Infection Control

To:              All Personnel
From:          Brigitte Heller, EMS Coordinator
Date:            February 27, 2007
Subject:       Exposures

It is the responsibility of every certified and licensed provider to document exposures on incidents. It is imperative that you document on the specific patients’ Patient Care Report (EMAIS). In the event you are exposed and require follow up. It is especially important that I get notified. Because there is no incident of apparent exposure listed I do not forward that information.  Every certified, licensed and non certified/licensed provider is required to complete their own Washington County EMS Infectious Disease Exposure Report (rev 12/06).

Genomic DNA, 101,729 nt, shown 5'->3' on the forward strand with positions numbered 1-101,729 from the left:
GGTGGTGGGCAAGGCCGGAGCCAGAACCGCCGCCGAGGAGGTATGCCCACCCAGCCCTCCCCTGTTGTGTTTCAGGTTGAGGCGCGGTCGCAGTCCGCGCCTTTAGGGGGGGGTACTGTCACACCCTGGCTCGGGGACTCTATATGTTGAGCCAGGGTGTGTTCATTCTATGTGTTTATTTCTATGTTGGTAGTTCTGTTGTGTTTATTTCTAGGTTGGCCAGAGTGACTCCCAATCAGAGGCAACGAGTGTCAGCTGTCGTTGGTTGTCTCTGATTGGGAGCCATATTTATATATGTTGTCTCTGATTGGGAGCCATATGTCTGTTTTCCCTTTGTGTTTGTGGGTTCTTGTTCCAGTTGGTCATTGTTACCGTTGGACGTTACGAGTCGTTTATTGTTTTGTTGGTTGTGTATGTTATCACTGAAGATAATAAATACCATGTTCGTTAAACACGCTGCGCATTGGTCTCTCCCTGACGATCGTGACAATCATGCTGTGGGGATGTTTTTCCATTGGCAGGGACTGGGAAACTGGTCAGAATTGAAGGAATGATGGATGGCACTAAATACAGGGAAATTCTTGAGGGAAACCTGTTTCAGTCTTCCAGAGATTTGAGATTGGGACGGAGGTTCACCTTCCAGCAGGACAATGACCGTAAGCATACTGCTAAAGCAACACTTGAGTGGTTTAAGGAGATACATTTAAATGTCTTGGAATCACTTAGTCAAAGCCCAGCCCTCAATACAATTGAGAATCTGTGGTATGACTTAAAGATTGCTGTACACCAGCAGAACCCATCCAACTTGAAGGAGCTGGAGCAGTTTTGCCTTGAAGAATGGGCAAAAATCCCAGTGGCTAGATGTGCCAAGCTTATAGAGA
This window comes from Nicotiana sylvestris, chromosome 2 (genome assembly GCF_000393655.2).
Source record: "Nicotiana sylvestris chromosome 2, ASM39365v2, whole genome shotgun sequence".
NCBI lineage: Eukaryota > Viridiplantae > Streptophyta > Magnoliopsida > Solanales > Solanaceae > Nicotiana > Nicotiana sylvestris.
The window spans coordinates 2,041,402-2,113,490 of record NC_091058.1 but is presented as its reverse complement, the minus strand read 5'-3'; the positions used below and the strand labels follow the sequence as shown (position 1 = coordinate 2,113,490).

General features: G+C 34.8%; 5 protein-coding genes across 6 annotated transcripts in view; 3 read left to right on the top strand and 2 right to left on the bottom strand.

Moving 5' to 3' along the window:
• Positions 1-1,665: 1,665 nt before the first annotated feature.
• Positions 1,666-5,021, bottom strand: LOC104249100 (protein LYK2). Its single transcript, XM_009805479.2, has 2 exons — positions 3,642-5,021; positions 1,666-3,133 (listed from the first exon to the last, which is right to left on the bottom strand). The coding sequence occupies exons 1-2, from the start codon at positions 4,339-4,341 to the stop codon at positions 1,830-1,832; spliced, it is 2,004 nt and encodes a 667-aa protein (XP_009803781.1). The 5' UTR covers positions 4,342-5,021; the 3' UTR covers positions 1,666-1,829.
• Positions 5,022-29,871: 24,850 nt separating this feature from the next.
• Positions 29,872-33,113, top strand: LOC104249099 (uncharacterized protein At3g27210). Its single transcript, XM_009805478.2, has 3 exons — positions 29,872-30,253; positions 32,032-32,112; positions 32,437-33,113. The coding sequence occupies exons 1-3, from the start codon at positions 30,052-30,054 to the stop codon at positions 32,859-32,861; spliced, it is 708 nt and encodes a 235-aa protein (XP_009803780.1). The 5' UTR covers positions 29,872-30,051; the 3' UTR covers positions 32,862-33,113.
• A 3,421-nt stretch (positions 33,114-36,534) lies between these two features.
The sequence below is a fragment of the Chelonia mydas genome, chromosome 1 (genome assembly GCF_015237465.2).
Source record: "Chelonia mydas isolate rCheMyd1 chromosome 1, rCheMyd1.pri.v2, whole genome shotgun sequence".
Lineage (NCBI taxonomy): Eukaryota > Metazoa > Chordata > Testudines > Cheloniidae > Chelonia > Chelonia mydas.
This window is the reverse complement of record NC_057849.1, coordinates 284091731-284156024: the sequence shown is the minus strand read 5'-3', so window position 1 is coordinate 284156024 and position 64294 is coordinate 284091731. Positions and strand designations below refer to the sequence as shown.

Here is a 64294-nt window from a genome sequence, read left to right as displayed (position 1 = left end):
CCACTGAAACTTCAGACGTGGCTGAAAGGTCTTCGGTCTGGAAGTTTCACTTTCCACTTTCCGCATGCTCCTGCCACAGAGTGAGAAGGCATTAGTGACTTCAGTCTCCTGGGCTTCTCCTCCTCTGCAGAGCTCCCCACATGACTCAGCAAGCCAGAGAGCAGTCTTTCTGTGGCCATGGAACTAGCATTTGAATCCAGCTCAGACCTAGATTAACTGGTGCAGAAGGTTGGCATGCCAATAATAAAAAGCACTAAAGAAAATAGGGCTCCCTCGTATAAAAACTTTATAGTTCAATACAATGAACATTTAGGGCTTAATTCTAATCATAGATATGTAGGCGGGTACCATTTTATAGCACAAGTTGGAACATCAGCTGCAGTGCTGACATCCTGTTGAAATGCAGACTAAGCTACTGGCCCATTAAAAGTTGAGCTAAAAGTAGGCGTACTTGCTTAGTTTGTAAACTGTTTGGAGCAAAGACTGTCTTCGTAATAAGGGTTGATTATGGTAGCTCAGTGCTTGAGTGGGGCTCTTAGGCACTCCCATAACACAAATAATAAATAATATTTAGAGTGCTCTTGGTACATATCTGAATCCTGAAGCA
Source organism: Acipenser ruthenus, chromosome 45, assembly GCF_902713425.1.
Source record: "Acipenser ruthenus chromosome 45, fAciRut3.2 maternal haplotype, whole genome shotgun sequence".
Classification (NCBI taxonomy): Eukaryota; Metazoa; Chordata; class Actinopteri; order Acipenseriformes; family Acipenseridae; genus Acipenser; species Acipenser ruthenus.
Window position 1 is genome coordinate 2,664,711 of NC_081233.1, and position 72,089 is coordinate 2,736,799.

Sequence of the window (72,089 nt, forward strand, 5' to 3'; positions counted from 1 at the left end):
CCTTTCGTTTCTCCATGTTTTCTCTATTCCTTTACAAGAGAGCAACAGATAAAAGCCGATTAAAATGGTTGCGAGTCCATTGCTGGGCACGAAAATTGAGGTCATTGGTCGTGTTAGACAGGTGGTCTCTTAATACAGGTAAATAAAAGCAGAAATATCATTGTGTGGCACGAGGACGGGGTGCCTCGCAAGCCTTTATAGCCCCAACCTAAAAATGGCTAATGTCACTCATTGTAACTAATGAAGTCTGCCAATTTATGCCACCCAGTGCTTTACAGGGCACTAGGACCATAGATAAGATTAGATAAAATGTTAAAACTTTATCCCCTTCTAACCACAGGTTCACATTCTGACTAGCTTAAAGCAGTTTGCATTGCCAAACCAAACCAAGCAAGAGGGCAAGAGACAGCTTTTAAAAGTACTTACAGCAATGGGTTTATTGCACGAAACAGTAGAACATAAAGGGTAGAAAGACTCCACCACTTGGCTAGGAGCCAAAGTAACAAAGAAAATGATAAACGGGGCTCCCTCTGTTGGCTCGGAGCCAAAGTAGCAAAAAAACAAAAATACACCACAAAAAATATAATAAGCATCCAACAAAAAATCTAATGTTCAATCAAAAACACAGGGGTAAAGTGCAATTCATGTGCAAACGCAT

From the CDC:…..

Exposure: (exposure incident) Means another person's blood or other body fluids (potentially infectious materials), tissues or a laboratory substance being introduced into the body of individual by:

a) Percutaneous: penetrating the skin e.g., needle stick or otherwise non-intact, or intact skin when there is prolonged direct contact with large amounts of blood or other body fluids

b) Mucocutaneous: passing through a mucous membrane in the eye, nose or mouth

c) Airborne: inhalation of infected airborne droplets e.g., tuberculosis.

If I get blood on my clothes is it an exposure? 
No – if the blood does not penetrate the clothes and contact an open wound then it is not an exposure.

If I get blood on my bare arm is it an exposure?
If your skin is intact and you wash the body fluid off then this is not considered to be an exposure.  This is why you should carry the Alcare foam or something similar on your units.

Infection Control Policy for Washington County


Page Modified
9/9/11 1:04 PM

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